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Car thefts – don’t get caught on holidays

The last thing you want to think about at holiday time is having your car stolen. Yet 20% of all car crimes happen in December and January and 60% of car thefts happen while the car is parked at home. Remember you can take steps to deter thieves this holiday break.

How many car thefts and where

According to CarSafe Australia, thieves stole 55,293 vehicles in Australia in 2018-19. While this was 2,620 more cars than in 2017-18, the rate of car theft is fairly stable.

The most dangerous state in Australia for your car is Queensland. Top on the list is Brisbane, where 2,363 vehicles were stolen in 2018-19.

  Area Number stolen
1 Brisbane, Qld 2,363
2 Gold Coast, Qld 1,612
3 Logan, Qld 1,176
4 Moreton Bay, Qld 992
5 Hume, Vic 923

However, looking at raw numbers does not allow for the different number of registered vehicles in each state or territory. So it’s more useful to look at theft rate per 1,000 registrations. Using this measure, Northern Territory easily tops the list for vehicle theft.

Theft rate per 1,000 registrations
2018-19
 
NT 5.30
ACT 3.36
WA 3.30
Qld 3.08
Vic 2.97
Tas 2.48
SA 2.24
NSW 2.16
Aus 2.76

This table show theft rates in Tasmania, South Australia and New South Wales were below the Australian average of 2.76. Northern Territory was nearly double the average and still well above the next highest, in Australian Capital Territory and Western Australia.

Which cars do thieves want?

In 2018-19, Holden Commodore VE 2006-13 was again easily the most popular choice for thieves (1,011 stolen). Second were Toyota Hilux 2005-11 (677) and Nissan Pulsar 1995-2000 (664).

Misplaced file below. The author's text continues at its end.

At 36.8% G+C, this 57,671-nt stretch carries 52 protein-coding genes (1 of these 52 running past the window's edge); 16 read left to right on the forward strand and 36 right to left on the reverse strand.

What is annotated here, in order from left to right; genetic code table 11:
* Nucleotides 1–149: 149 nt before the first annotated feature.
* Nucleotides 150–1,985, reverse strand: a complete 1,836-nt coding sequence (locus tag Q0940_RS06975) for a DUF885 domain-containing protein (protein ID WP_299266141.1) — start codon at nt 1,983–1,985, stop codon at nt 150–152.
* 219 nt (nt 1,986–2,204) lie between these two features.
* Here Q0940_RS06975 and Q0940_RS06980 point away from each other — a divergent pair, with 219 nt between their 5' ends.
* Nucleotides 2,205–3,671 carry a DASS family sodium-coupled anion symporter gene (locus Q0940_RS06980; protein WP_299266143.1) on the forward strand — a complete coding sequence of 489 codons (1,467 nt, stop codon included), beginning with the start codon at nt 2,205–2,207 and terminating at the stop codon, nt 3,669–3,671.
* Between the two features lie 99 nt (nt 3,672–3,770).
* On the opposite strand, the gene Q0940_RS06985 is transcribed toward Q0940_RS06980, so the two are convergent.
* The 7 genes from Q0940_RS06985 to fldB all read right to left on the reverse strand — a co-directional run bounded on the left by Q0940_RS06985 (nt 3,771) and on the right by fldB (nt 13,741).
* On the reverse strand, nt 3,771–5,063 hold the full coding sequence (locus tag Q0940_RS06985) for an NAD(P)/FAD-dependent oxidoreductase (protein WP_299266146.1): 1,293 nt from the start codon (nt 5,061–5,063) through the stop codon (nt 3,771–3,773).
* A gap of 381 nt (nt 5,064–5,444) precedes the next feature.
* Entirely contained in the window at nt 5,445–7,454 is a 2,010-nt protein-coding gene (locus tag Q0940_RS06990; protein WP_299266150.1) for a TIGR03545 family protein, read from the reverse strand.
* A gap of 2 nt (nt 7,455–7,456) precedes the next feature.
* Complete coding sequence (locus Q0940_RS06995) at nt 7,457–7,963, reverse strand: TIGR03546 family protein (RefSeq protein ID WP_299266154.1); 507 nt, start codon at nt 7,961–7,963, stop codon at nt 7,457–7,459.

A national survey of drivers found over half thought thieves were young people stealing for a short-term purpose and a third thought the most common method was stealing the keys.

In fact, most thieves steal keys through home burglary. This is why it make sense to burglar-proof your home as well as your car.

Look after your keys

For those who use car keys (or any other kind of key) always store them out of view and away from doors and windows. The first place thieves like to go is the master bedroom, followed by the living room and home office.

Never leave spare keys inside your house or in your car and never tag them with your name and address.

Those owners with keyless entry to their vehicles also need to protect themselves from the rise in keyless theft. Read more about keyless theft here.

Remember compulsory third party insurance does not cover your vehicle for theft. To cover your vehicle, you need to have fire and theft insurance or comprehensive insurance.

Corrina Baird

Writer and expert greenslips.com.au

Corrina used to lend her car to her kids and discovered first hand what Ls, Ps and demerits mean for greenslips. After 20 years of writing and research in financial services, she’s an expert in the NSW CTP scheme. Read more about Corrina

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